. 56 A fifteen-, sixteen-, or seventeen-year-old boy, unrepresented by counsel, his parents, or a guardian ad litem is an easy target for false paternity establishment, either by default judgment or by an uninformed signature on a paternity acknowledgment form.

III. The perpetuation of paternity fraud


Most paternity fraud cases never result in contested litigation. The low-income, minority victim of paternity fraud receives his default judgment or his five minutes without counsel in the assembly line of a child support courtroom and is simply helpless. He cannot afford a lawyer and he cannot understand the legal process. He can only attempt to decide how to cope with what has been done to him. Many go underground. Many accumulate arrearages. Many are rounded up and subjected to the full array of coercions available to the child support industry. But what happens to those who return to the courts to try to fight for their freedom? What reception do they receive? What results do they obtain? At the moment, the answers to these questions depend upon where he is rather than what he did. Some states and some individual courts have strong policies in favor of vacating false paternity establishments. 57 Other states and some individual courts have equally strong policies perpetuating the false paternity establishment. 58 The following sections analyze and criticize the rationales that have been presented for perpetuating false paternity establishments.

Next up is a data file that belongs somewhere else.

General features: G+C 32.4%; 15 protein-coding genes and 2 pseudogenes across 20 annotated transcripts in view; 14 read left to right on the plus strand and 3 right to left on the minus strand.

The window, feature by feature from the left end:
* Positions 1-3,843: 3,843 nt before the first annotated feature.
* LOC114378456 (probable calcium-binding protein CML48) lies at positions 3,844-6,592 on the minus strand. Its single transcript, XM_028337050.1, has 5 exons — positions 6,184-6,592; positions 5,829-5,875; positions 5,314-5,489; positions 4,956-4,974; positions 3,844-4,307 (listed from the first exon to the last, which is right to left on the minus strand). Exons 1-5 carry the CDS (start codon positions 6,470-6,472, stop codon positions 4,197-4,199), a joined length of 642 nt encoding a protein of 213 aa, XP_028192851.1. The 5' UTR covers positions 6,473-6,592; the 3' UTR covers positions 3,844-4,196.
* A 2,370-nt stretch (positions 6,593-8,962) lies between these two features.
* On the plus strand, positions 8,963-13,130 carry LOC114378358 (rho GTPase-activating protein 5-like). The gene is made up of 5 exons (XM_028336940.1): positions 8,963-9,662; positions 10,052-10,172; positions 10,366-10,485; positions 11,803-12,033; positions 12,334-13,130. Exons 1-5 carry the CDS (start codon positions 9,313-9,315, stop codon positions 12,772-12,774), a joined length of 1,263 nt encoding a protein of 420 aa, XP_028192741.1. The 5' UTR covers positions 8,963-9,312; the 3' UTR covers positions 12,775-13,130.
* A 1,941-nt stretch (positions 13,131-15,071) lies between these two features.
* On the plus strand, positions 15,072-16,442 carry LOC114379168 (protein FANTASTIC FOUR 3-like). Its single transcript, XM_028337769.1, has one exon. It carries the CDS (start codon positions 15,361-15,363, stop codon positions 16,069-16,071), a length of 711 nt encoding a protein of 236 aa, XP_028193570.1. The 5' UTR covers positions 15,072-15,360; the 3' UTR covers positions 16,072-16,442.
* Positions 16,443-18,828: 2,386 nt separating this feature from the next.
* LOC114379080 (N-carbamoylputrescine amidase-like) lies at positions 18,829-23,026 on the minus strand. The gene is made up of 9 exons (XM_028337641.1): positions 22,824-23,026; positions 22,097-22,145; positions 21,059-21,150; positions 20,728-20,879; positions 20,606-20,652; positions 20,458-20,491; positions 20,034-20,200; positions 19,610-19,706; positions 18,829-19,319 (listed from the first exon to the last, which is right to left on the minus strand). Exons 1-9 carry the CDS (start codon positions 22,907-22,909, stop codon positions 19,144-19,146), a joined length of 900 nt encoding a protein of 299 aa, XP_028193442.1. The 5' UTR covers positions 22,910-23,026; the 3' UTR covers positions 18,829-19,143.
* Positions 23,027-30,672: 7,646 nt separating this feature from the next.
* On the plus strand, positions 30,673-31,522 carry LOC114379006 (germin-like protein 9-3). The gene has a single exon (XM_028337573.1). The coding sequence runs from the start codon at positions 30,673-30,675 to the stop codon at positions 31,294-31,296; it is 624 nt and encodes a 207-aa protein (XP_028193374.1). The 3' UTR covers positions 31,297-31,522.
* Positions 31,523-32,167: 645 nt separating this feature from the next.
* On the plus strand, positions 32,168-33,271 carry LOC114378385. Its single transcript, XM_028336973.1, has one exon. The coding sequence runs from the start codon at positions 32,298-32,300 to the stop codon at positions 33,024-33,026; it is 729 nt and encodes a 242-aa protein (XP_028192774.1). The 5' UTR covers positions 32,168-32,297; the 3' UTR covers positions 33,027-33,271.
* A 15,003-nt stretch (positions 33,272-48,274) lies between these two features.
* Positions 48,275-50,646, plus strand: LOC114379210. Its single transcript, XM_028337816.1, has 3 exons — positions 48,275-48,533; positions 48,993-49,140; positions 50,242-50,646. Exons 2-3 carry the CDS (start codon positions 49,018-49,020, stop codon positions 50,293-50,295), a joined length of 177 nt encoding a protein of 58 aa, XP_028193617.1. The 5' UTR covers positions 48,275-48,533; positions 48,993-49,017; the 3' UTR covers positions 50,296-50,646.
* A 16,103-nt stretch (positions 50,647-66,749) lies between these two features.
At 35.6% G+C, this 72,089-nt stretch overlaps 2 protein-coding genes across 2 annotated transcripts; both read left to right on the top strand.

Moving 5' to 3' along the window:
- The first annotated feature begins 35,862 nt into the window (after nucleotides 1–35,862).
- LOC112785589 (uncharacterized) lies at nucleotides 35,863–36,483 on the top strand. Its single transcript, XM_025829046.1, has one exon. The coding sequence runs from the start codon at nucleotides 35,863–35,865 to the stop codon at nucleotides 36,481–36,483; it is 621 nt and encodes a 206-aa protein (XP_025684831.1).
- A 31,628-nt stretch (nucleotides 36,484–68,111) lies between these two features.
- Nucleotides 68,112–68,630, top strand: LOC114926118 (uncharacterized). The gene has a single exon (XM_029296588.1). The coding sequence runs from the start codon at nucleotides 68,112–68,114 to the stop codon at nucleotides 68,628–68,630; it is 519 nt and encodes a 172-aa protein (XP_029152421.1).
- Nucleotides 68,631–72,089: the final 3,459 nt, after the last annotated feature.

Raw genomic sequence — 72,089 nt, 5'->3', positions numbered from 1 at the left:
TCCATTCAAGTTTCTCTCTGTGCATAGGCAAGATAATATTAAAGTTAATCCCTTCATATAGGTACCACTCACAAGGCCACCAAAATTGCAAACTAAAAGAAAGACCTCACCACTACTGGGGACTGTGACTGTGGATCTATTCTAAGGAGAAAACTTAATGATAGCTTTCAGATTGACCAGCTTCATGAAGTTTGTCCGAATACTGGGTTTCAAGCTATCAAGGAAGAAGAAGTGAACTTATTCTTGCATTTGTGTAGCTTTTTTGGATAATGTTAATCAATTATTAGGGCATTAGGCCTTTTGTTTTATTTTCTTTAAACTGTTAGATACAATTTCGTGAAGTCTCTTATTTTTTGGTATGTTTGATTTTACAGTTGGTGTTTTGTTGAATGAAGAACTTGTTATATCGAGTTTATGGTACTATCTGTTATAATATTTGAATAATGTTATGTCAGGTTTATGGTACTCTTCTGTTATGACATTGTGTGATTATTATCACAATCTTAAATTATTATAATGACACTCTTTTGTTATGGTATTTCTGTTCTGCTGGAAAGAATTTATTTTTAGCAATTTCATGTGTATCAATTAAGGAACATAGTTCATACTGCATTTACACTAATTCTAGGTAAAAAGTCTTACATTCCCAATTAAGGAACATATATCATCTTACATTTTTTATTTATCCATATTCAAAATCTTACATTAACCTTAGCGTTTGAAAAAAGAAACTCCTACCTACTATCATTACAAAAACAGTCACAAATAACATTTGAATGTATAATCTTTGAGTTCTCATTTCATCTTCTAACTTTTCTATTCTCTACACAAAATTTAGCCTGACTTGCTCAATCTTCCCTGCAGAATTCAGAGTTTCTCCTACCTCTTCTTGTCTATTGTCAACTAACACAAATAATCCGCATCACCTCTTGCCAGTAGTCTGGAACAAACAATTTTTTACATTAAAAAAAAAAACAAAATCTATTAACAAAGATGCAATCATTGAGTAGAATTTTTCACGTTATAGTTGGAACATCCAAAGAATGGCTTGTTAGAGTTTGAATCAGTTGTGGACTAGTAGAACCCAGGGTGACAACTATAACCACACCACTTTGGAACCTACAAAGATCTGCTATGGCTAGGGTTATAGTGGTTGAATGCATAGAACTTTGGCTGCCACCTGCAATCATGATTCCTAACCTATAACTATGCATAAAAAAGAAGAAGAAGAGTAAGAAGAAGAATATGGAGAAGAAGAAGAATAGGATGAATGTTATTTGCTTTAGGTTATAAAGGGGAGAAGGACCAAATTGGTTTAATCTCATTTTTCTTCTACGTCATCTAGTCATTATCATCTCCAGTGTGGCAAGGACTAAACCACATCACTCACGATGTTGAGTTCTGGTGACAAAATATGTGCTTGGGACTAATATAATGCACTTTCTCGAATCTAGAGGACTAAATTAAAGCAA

A. Presumptions of paternity


Societies and the laws governing societies have always had an interest in paternity establishment. Who will be king, who is born a citizen, who is born free or slave, and who will inherit are issues that, throughout history, have generated a focus on paternity establishment. Until quite recently, we lived in a pre-DNA world in which true paternity was often difficult to establish and in which presumptions served the useful purpose of solving the otherwise unsolvable.

Old presumptions regarding paternity establishment are too numerous and too varied for analysis here, 59 but all shared a common basis. The presumptions were a substitute for truth at a time when truth could not be obtained. We now live in a world in which truth is available. For less than $100, we can know with certainty whether a particular man is or is not the father of a particular child. If the law continues to enforce any historical presumption that conflicts with easily ascertainable truth, the law can expect to hear the voice of Mr. Bumble from Charles Dickens’s Oliver Twist saying, “If the law supposes that, the law is a ass—a idiot.” 60